The Big House also has a special, interior wall.

This interior wall looks like it divides off a smaller non-public space from the larger public space.  And it could have been used for shamans, or other community or religious leaders, to store religious material, paraphernalia.  On the mornings of the events such as the planting alignment, it may be their duty to prepare everything in the back, as everyone gathers in the house, and then to step through the doorway to begin the ceremony.


SunWatch Village today is a place of ongoing learning and heritage. Scholars can experiment to find out more about everyday life in ancient Ohio: for example, how did people keep warm here in winter?

We had an experiment where the temperatures outside were hovering in the mid-20s, and we stayed in the house for about a week.  We found we could raise the interior temperature of the house about 15 degrees or so, up to about 40 degrees, which isn’t exactly the barefoot comfort we’re used to today, but significantly warmer than it was outside.  But in order to do that, we were burning between 150 and 200 pounds of firewood every day.

Many hearths, burning this much wood every winter day, would have depleted nearby woodlands quickly, and would have required long-distance travel to maintain wood supplies, within just a few years.

Today SunWatch affords many chances for first-hand experiences: it’s possible to stay overnight in a village house, to learn eight-hundred-year old American Indian crafts, to attend a powwow with day-long drumming, dance, and food. Tribes and native groups play important roles at SunWatch, as advisors and as participants in celebrations that echo the ones held here by the ancestors, hundreds of years ago.

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Descendants of Ohio’s very old cultures were scattered, and no Indians were encouraged to celebrate their heritage until recent times; Carol Welsh (Dakota) tells of the survival of ancient songs within her family.


Using the Dayton Aviation Heritage National Historical Park (16 South Williams Street, 937-225-7705) as a point of orientation, it is possible to visit five important sites commemorating the legacy of local bicycle makers and flight pioneers Orville and Wilbur Wright. These include the Wright Cycle Company complex and the adjacent museum (at the Williams Street location); the home of Paul Laurence Dunbar, (the Wrights’ friend and famous African American poet, in the neighborhood nearby); the Wright Brothers Aviation Center (at Carillon Park, also mentioned above; and the Huffman Prairie Flying Field and Interpretive Center on Wright-Patterson Air Force Base. At the Interpretive Center and Wright Memorial there is a rare cluster of Adena era burial mounds. Finally, don’t miss the huge National Museum of the United States Air Force.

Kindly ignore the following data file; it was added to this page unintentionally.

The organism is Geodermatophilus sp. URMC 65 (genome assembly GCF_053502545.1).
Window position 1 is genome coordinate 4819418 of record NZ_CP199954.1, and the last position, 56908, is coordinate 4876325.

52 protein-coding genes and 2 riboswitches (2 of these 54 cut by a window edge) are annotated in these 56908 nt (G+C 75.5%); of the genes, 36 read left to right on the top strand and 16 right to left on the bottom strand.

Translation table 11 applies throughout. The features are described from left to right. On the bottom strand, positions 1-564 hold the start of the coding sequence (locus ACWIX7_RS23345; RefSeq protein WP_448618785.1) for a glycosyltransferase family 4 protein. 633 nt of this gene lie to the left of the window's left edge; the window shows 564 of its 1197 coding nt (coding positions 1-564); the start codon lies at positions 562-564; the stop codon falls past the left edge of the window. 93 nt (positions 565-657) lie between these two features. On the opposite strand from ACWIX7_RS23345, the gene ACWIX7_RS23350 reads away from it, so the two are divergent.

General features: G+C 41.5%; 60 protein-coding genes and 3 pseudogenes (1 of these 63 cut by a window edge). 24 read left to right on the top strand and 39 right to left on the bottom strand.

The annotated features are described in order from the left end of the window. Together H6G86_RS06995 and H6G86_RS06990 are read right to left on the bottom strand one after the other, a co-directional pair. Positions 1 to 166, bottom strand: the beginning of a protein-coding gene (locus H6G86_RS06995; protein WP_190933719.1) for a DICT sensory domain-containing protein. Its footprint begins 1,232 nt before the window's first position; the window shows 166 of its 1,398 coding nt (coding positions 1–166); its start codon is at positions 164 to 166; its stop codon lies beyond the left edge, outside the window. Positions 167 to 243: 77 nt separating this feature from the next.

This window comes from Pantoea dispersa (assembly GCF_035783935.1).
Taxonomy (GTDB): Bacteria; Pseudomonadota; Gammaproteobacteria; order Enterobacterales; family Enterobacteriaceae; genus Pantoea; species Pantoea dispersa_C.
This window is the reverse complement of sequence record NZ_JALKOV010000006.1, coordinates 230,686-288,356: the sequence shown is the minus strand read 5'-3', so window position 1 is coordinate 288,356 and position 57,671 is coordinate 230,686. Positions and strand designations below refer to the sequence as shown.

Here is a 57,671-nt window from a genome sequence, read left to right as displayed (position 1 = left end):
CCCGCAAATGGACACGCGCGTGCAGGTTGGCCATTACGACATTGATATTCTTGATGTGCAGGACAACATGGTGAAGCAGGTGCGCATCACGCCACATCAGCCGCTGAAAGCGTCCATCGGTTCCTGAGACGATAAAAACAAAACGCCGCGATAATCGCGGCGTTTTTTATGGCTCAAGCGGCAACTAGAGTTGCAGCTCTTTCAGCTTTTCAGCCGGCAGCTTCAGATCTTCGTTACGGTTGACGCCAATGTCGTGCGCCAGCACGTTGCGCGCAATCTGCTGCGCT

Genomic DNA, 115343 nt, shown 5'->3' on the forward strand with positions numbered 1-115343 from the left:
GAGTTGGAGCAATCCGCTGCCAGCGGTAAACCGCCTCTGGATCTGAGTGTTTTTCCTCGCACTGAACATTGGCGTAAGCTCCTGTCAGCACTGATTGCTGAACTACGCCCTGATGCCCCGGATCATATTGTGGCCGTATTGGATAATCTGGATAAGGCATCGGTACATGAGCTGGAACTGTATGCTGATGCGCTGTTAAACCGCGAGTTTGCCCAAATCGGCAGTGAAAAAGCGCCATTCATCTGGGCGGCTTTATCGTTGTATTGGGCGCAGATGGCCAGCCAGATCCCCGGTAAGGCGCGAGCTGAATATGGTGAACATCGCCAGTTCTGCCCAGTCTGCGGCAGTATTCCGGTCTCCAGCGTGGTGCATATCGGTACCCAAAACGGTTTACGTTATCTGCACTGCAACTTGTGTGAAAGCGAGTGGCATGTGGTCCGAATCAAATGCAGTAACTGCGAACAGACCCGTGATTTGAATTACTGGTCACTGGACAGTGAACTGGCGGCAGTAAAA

For a detailed guide and driving directions to all of this, follow the Dayton, Ohio “Aviation Trail” at http://www.aviationtrailinc.org/ as well as consulting the National Park Service’s materials.

Six mounds of various sizes line the edge of a peaceful park adjacent to the Wright Brothers Memorial and Huffman Prairie Interpretive Center.


Three miles northeast from the intersection of I 270 with either I 70 or Dayton Springfield Road, is the town of Enon. A small subdivision just a few blocks east of the town center is built around a very large mound (encircled by a roundabout), and aptly named Indian Mound Estates. The mound, almost certainly of the Adena era, is 28 feet high and only partly tree covered; its fine profile is visible from many angles.


Dayton’s historic Oregon District, just southeast of downtown, offers eclectic shops and restaurants, plus the tropically-themed Inn Port Guest House (137-139 Brown Street, 937-224-7678) and affiliated Inn Port D’Vino (22 Brown Street). Inquire locally about many fine restaurants, including the award-winning Rue Dumaine, on the south edge of the city near Miamisburg, for Provencal cuisine (1061 Miamisburg Centerville Road, 937-610-1061).

Follow the routes, visit the sites, enjoy OHIO!